Click on each article for a large, readable version.
The front page of the December 16 Lorain Journal (below) included a photo of dancers Doris and Thelma Streicker of Elyria, who were on the program for the charity ball and headed for jobs with the Ziegfeld Follies after high school.
The December 17 Journal included a photo (below) of Chauncey Lee's orchestra, who were the stars of the gala event to be held at the Coliseum. The article also built anticipation for the charity ball to be held that evening, and noted that florist Lou Carek had given the interior of the Coliseum a holiday appearance.
According to the article below which appeared in the December 18, 1926 Lorain Journal, the benefit ball was a huge success. Mary Lee Tucker extended thanks to Chauncey Lee and his orchestra and entertainers for "the very fine program they arranged." She also noted the cooperation of the Loyal Order of Moose, and the extra street car service provided by the Lorain Street Railway.
This December 21 Journal article (below) described the wonderful show performed for the residents of the Lorain County Home.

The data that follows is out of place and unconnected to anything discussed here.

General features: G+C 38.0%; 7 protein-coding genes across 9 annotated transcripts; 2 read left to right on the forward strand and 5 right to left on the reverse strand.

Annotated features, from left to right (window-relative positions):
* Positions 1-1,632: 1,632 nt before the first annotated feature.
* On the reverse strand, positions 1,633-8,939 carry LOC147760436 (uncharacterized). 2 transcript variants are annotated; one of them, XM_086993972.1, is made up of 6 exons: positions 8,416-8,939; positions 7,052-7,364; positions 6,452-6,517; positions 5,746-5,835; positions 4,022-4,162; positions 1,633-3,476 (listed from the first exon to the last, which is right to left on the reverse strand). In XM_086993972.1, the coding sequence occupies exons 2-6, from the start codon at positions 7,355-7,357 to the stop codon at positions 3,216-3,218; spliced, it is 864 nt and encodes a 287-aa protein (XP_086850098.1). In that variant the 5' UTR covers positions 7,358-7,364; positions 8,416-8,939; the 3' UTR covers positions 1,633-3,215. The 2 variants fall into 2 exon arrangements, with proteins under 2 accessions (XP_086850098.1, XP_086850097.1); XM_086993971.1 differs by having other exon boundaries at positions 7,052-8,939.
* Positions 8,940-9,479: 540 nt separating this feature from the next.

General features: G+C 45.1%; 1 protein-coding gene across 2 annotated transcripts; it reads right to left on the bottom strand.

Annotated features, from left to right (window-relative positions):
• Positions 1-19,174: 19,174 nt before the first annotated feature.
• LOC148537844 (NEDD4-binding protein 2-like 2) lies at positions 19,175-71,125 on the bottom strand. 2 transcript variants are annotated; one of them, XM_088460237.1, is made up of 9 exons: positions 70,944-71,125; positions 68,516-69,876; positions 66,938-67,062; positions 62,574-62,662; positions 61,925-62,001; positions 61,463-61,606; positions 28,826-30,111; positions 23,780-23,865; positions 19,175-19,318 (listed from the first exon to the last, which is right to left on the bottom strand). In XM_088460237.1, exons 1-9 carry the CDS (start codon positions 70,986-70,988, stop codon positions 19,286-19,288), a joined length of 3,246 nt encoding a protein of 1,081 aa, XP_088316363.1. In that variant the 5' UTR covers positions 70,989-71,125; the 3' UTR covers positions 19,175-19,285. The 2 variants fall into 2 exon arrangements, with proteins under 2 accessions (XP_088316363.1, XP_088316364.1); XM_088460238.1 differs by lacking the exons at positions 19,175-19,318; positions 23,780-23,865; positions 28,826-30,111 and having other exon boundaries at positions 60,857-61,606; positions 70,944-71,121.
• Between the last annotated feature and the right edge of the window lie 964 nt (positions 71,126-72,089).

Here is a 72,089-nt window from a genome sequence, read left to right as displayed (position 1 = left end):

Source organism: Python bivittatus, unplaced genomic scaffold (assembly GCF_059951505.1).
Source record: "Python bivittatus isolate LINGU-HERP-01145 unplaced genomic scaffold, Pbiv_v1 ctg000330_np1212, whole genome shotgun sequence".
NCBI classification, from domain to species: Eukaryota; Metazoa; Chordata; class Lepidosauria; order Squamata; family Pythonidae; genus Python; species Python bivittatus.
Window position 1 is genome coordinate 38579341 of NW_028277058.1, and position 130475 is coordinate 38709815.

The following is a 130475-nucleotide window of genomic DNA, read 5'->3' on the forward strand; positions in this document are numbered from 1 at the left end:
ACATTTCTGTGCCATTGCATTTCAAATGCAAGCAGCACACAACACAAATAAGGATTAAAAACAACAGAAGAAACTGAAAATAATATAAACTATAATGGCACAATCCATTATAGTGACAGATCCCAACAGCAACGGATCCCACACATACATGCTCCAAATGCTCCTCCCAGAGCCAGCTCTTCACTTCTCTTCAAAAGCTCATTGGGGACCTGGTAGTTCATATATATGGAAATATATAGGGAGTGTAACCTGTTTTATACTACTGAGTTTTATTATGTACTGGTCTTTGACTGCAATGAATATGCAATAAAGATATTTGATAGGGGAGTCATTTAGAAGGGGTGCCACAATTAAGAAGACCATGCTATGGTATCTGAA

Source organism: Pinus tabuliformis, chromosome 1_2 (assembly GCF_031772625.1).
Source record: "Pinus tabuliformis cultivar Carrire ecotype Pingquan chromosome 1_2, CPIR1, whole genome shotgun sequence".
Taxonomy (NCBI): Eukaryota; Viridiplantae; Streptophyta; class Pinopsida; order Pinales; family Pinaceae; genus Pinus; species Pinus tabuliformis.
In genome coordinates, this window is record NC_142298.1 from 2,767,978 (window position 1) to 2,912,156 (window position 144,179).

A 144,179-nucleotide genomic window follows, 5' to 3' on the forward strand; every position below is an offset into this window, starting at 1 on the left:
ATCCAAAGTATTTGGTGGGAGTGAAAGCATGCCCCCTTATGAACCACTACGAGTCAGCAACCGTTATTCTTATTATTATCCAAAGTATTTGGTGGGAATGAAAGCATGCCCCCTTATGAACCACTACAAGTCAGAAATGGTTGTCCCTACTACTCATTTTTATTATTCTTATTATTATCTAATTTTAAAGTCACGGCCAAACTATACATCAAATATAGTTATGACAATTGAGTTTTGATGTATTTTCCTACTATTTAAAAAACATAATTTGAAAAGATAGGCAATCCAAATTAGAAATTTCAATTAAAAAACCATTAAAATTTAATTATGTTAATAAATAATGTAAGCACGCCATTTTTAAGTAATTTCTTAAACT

Amazingly, Mary Lee Tucker adopted three more families which she wrote about in this December 22 article (below).
Finally, on Christmas Eve, the article below summed up the happy and heartwarming results thanks to the generosity of Lorain Journal readers and hard work of the Journal staff. It's hard not to get teary-eyed reading it.
All in all, it was an amazing and impressive effort put forth by the Journal – not only providing help and yuletide cheer to some needy families, but also showing what could be accomplished through the power of the newspaper.
Today, in 2013, the Mary Lee Tucker charitable program continues, approximately 90 years after its beginnings. It would be quite difficult to 'adopt' families in this day and age, and The Morning Journal wisely has instead focused its efforts on making sure that the area's needy school aged children have warm coats.
Let's hope that the Journal continues the program for another 90 years and beyond, and keeps alive the spirit of the original Mary Lee Tucker.